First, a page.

The slightly V'eed hull means it is easy to edge with just a fraction of knee pressure or shifted weight distribution so negotiating bends on the river can be done almost just by thinking the kayak around the corner. I haven't noticed a huge difference in the manoeuvrability compared to my higher volume Seabird Scott MV (which I think is very good) yet but it will be interesting to see how it compares when I finally get it out in some waves or try rolling it. Lighter paddlers may find it more manoeuvrable than me as the bow and stern will lift higher out of the water when edging. At my weight I would probably find the slightly higher volume Romany Surf even more manoeuvrable and I would really like to try one of those now! As 99.9% of my paddles are now only unloaded day paddles if anyone fancies swopping a Romany Surf for my Seabird Scott MV then please let me know, battered and holed examples considered for the right deal!
So far I am really liking the Romany and I have already developed quite a fondness for it and it has become my "go to" choice for day paddles. It wouldn't be my first choice as an expedition boat, but that is what the Explorer is for in the NDK/SKUK range, due to it's more limited storage space and lower weight carrying ability (It may be better for lighter paddlers) but as a day/play boat the more I paddle the Romany the more I get to like and appreciate it (update - after paddling it a little more and my excursions to Scotland I think I have fallen in love with the Romany! Still haven't rolled it yet though!). Also, because of the heritage and popularity of the Romany design, owning/paddling it makes you feel like you have joined a rather special club! I can certainly see why it has such a large following. Despite being quite an old design now it appears Nigel Dennis and Aled Williams really did get it right first time.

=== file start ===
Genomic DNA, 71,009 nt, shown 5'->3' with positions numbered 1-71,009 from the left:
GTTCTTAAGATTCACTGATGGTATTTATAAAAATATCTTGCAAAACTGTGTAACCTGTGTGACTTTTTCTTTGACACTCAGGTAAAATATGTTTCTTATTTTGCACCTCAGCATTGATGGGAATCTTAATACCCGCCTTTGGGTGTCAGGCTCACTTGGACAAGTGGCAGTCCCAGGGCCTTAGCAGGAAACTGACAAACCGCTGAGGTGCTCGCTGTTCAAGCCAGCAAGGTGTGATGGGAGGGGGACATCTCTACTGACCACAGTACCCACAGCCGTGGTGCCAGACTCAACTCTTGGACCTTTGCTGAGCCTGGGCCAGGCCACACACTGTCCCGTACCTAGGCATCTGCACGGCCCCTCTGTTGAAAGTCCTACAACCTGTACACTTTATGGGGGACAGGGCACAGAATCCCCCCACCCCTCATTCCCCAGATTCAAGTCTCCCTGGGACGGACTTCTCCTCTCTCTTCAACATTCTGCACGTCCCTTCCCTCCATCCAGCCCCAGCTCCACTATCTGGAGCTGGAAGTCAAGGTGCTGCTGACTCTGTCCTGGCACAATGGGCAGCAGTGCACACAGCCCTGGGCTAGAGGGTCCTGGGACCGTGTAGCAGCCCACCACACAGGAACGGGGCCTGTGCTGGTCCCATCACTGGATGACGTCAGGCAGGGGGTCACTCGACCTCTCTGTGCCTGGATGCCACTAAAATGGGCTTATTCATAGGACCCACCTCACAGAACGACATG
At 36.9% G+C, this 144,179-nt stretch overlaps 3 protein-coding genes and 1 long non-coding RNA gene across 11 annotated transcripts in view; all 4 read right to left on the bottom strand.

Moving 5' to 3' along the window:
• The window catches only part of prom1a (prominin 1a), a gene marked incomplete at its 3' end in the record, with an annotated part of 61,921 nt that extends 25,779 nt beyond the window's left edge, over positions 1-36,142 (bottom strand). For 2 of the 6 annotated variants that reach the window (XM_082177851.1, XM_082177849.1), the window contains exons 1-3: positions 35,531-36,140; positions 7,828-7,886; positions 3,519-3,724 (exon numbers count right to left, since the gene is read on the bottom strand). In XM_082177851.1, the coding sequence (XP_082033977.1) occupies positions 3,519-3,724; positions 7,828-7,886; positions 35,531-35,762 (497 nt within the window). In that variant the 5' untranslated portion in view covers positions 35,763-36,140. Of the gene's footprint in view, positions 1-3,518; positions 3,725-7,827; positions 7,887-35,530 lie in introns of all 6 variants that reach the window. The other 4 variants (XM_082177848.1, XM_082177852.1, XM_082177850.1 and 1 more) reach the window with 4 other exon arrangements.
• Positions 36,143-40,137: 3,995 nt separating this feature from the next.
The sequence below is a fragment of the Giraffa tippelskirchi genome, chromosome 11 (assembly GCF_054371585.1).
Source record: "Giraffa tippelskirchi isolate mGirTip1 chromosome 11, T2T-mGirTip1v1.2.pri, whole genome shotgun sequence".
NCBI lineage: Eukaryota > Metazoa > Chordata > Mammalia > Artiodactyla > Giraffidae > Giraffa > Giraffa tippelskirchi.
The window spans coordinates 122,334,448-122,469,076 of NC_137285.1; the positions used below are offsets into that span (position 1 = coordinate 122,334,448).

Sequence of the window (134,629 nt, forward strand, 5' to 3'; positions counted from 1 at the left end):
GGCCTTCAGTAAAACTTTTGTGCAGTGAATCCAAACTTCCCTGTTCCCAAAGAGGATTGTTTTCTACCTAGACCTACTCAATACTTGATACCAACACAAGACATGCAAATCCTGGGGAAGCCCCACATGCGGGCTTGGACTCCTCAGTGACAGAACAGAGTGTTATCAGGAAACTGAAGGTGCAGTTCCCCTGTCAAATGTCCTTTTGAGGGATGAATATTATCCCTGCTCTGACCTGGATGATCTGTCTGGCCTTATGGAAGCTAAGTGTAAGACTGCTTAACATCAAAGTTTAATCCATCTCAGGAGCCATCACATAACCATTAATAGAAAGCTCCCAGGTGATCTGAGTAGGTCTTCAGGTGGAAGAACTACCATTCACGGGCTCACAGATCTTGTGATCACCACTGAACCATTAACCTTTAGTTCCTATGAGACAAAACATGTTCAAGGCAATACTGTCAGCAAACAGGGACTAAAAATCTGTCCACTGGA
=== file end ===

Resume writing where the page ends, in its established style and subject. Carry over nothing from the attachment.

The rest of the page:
A couple of stills below from GoPro footage of the Romany crossing Barton Broad in 20mph wind with ferocious gusts up to 40mph driving quite a steep chop which, until I paddled in Scotland, were the nearest thing to waves I had had in the Romany at the time. It was a very hard slog paddling into the very strong head wind but the conditions didn't trouble the Romany and the paddle back was much easier and very fast surfing on the small waves.
Here is a rather nice video from SKUK featuring a Romany Classic to get you in the mood to go paddling.
Best watched in full screen mode
And if you are wondering if the Romany can roll then here is the legendary "Dubside" demonstrating it can
Not a great quality video but you get the idea!
And here is a Romany surfing